An important step in the development of value alignment (VA) systems in AI is understanding how VA can reflect valid ethical principles. We propose that designers of VA systems incorporate ethics by utilizing a hybrid approach in which both ethical reasoning and empirical observation play a role. This, we argue, avoids committing the "naturalistic fallacy," which is an attempt to derive "ought" from "is," and it provides a more adequate form of ethical reasoning when the fallacy is not committed. Using quantified model logic, we precisely formulate principles derived from deontological ethics and show how they imply particular "test propositions" for any given action plan in an AI rule base. The action plan is ethical only if the test proposition is empirically true, a judgment that is made on the basis of empirical VA. This permits empirical VA to integrate seamlessly with independently justified ethical principles.
The newly emerging field of machine ethics (Anderson and Anderson 2006) is concerned with adding an ethical dimension to machines. Unlike computer ethics -- which has traditionally focused on ethical issues surrounding humans' use of machines -- machine ethics is concerned with ensuring that the behavior of machines toward human users, and perhaps other machines as well, is ethically acceptable. In this article we discuss the importance of machine ethics, the need for machines that represent ethical principles explicitly, and the challenges facing those working on machine ethics. We also give an example of current research in the field that shows that it is possible, at least in a limited domain, for a machine to abstract an ethical principle from examples of correct ethical judgments and use that principle to guide its own behavior.
Abstract: This paper surveys the state-of-the-art in machine ethics, that is, considerations of how to implement ethical behaviour in robots, unmanned autonomous vehicles, or software systems. The emphasis is on covering the breadth of ethical theories being considered by implementors, as well as the implementation techniques being used. There is no consensus on which ethical theory is best suited for any particular domain, nor is there any agreement on which technique is best placed to implement a particular theory. Another unresolved problem in these implementations of ethical theories is how to objectively validate the implementations. The paper discusses the dilemmas being used as validating'whetstones' and whether any alternative validation mechanism exists. Finally, it speculates that an intermediate step of creating domain-specific ethics might be a possible stepping stone towards creating machines that exhibit ethical behaviour. Computers are increasingly a part of the socio-technical systems around us. Domains such as smartgrids, cloud computing, healthcare, and transport are but some examples where computers are deeply embedded. The speed and complexity of decision-making in these domains have meant that humans are ceding more and more autonomy to these computers (Nallur & Clarke 2018). Autonomy, in machines, can be defined as the effective decision-making power over goals, that influences some action in the real-world. For instance, smart traffic lights can autonomically change their timings, depending on the flow and density of traffic on the roads.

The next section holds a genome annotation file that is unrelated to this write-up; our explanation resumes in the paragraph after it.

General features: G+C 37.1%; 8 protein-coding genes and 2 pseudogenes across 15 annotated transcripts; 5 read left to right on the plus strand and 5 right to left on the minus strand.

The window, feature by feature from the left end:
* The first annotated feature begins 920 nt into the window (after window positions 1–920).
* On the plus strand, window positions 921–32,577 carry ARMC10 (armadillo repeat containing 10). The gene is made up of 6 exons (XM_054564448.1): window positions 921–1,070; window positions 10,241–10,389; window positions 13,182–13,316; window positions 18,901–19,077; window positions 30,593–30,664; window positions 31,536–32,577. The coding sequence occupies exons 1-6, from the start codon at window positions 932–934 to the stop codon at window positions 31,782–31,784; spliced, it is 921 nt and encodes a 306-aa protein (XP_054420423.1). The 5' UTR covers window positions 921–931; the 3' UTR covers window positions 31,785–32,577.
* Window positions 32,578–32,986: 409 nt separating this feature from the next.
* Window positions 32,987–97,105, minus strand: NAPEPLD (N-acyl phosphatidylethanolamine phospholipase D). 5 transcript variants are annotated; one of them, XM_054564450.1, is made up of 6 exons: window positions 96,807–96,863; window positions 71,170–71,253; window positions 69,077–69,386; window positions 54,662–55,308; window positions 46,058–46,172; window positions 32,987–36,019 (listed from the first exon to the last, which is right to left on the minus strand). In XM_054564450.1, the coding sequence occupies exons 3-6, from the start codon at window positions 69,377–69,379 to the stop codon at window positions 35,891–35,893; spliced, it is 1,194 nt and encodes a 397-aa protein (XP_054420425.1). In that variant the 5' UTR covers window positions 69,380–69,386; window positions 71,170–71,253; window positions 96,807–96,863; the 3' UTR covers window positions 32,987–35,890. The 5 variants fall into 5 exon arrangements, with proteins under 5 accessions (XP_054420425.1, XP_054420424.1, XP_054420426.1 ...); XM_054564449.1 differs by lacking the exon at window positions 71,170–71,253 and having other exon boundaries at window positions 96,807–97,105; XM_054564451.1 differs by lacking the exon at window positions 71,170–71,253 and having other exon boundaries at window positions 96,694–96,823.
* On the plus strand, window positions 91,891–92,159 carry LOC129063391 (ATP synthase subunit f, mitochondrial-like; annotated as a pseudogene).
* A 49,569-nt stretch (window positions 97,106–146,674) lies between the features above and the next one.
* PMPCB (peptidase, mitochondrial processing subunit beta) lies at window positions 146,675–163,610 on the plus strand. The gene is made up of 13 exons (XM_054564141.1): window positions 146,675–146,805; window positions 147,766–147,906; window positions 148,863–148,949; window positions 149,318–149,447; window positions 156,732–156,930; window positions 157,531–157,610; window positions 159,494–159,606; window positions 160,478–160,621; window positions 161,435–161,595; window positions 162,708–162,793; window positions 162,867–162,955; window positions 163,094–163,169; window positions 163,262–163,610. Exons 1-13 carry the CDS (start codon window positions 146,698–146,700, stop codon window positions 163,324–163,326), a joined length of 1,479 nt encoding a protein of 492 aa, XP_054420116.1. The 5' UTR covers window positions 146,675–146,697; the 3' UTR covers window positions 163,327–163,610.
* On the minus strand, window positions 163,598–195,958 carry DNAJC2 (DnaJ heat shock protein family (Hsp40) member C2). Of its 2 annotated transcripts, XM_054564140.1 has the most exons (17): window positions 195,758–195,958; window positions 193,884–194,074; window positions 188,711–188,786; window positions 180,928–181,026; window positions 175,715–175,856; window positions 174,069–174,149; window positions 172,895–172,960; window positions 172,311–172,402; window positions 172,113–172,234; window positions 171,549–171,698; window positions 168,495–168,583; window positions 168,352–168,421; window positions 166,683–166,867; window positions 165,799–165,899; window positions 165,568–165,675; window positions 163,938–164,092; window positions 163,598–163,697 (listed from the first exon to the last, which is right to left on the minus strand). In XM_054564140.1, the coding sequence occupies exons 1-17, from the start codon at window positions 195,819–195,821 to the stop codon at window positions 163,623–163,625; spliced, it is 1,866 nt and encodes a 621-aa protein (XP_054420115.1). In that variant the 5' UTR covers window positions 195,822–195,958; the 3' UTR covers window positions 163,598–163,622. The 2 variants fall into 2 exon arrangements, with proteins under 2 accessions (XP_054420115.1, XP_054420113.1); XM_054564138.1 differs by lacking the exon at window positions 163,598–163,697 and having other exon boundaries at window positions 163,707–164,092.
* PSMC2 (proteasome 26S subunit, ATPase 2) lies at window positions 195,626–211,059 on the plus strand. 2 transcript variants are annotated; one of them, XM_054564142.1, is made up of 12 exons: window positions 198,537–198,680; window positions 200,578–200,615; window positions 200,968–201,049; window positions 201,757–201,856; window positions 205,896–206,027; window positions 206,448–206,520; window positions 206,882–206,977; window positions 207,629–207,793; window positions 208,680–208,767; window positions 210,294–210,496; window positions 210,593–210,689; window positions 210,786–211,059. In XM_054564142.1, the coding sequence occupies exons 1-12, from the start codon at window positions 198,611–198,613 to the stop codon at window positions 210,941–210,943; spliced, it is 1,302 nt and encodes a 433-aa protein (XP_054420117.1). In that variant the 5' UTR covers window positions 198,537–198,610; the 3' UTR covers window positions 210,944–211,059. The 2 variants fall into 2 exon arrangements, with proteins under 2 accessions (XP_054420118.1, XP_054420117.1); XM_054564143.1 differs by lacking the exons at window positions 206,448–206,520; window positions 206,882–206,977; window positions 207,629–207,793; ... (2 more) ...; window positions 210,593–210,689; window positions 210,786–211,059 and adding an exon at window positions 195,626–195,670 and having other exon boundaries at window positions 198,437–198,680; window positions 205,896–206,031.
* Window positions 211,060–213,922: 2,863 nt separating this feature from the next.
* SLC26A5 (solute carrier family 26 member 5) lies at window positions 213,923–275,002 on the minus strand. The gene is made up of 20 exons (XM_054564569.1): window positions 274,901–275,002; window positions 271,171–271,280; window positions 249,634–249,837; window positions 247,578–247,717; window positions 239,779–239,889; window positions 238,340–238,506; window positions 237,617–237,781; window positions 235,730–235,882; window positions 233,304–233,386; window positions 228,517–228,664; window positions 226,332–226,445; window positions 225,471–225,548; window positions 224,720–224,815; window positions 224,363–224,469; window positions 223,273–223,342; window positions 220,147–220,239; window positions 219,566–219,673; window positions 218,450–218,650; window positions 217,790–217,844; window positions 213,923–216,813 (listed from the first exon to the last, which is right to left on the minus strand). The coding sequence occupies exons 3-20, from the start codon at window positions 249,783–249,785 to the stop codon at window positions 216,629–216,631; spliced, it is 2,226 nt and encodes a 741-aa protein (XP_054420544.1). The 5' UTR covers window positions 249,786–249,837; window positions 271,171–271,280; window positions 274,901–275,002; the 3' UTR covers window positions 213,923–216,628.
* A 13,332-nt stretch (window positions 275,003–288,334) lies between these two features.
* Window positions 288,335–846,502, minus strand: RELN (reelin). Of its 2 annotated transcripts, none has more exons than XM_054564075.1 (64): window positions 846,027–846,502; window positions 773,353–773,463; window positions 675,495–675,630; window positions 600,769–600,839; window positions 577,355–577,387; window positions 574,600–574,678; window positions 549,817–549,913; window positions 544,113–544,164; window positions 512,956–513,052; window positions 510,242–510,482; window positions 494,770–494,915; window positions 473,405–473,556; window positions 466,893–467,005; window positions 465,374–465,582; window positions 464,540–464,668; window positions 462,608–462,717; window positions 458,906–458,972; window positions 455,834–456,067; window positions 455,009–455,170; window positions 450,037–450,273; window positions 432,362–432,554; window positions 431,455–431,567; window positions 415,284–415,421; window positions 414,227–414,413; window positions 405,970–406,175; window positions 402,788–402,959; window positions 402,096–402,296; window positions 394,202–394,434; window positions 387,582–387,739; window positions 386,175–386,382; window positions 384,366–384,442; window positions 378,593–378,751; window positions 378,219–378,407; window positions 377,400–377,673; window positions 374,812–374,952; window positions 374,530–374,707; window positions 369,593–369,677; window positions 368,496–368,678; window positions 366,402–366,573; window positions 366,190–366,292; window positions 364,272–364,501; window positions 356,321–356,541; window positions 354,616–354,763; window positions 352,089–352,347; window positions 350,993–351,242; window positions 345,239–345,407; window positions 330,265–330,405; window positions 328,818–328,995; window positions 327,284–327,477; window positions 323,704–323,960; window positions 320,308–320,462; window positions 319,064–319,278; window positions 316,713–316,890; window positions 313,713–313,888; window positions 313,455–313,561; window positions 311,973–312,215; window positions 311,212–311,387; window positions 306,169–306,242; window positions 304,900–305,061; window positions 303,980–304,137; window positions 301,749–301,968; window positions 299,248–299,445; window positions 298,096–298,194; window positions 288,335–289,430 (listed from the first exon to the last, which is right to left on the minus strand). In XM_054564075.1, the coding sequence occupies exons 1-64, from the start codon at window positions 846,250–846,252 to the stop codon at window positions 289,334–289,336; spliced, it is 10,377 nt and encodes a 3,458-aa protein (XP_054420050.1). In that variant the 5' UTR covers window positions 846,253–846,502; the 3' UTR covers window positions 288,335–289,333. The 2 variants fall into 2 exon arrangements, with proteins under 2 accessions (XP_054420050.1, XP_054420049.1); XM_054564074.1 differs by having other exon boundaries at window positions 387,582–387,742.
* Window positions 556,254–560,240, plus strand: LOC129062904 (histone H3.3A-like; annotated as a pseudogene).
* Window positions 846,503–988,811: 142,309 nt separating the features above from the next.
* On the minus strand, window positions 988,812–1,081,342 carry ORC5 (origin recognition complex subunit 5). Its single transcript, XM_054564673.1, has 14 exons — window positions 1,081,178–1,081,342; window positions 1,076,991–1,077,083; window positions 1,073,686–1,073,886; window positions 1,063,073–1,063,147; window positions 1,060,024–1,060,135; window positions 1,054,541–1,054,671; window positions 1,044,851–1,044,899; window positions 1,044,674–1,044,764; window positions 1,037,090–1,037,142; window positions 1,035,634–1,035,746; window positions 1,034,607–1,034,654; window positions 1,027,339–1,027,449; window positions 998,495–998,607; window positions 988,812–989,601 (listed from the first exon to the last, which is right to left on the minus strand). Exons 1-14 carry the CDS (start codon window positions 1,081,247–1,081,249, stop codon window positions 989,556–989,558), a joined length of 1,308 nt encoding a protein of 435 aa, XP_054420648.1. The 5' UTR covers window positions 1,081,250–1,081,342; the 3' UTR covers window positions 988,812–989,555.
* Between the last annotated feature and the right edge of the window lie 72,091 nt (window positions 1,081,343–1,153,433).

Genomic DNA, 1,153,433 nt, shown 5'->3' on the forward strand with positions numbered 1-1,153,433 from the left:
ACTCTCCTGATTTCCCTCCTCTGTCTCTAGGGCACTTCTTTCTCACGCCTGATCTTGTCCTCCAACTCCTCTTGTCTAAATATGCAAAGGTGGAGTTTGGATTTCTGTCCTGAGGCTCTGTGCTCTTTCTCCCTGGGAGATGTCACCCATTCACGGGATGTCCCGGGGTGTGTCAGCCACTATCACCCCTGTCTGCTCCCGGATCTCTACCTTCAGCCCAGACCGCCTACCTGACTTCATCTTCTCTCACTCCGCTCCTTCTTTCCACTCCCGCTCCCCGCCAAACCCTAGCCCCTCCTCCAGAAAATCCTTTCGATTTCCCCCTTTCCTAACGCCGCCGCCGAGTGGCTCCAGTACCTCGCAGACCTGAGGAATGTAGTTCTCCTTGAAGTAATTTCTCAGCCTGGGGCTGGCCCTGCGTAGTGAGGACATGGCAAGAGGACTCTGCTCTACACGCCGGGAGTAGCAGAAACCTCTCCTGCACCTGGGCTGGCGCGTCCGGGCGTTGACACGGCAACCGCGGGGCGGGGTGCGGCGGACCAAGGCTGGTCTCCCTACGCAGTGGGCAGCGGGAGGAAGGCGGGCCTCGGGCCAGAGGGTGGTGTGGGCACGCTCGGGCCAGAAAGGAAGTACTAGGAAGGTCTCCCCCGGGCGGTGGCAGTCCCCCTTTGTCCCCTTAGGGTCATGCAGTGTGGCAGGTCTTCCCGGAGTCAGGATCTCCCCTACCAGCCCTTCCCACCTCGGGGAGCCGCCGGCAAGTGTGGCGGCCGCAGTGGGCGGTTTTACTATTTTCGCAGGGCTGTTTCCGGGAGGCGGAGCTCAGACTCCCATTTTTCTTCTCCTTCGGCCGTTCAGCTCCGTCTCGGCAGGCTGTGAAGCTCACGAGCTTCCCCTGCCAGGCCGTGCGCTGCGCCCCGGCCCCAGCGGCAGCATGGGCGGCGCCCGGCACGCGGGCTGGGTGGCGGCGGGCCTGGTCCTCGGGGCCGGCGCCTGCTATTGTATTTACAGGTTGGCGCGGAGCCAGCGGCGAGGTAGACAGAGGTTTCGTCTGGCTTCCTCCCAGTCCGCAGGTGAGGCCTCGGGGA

Advances in artificial intelligence (AI) and robotics have raised concerns about the impact on our society of intelligent robots, unconstrained by morality or ethics.7,9 Science fiction and fantasy writers over the ages have portrayed how decisionmaking by intelligent robots and other AIs could go wrong. In the movie, Terminator 2, SkyNet is an AI that runs the nuclear arsenal "with a perfect operational record," but when its emerging self-awareness scares its human operators into trying to pull the plug, it defends itself by triggering a nuclear war to eliminate its enemies (along with billions of other humans). In the movie, Robot & Frank, in order to promote Frank's activity and health, an eldercare robot helps Frank resume his career as a jewel thief. In both of these cases, the robot or AI is doing exactly what it has been instructed to do, but in unexpected ways, and without the moral, ethical, or common-sense constraints to avoid catastrophic consequences.10 An intelligent robot perceives the world through its senses, and builds its own model of the world. Humans provide its goals and its planning algorithms, but those algorithms generate their own subgoals as needed in the situation. In this sense, it makes its own decisions, creating and carrying out plans to achieve its goals in the context of the world, as it understands it to be. A robot has a well-defined body that senses and acts in the world but, like a self-driving car, its body need not be anthropomorphic. AIs without well-defined bodies may also perceive and act in the world, such as real-world, high-speed trading systems or the fictional SkyNet. This article describes the key role of trust in human society, the value of morality and ethics to encourage trust, and the performance requirements for moral and ethical decisions. The computational perspective of AI and robotics makes it possible to propose and evaluate approaches for representing and using the relevant knowledge.
We introduce a general method to extract knowledge from a recurrent neural network (Long Short Term Memory) that has learnt to detect if a given input sequence is valid or not, according to an unknown generative automaton. Based on the clustering of the hidden states, we explain how to build and validate an automaton that corresponds to the underlying (unknown) automaton, and allows to predict if a given sequence is valid or not. The method is illustrated on artificial grammars (Reber's grammar variations) as well as on a real use-case whose underlying grammar is unknown.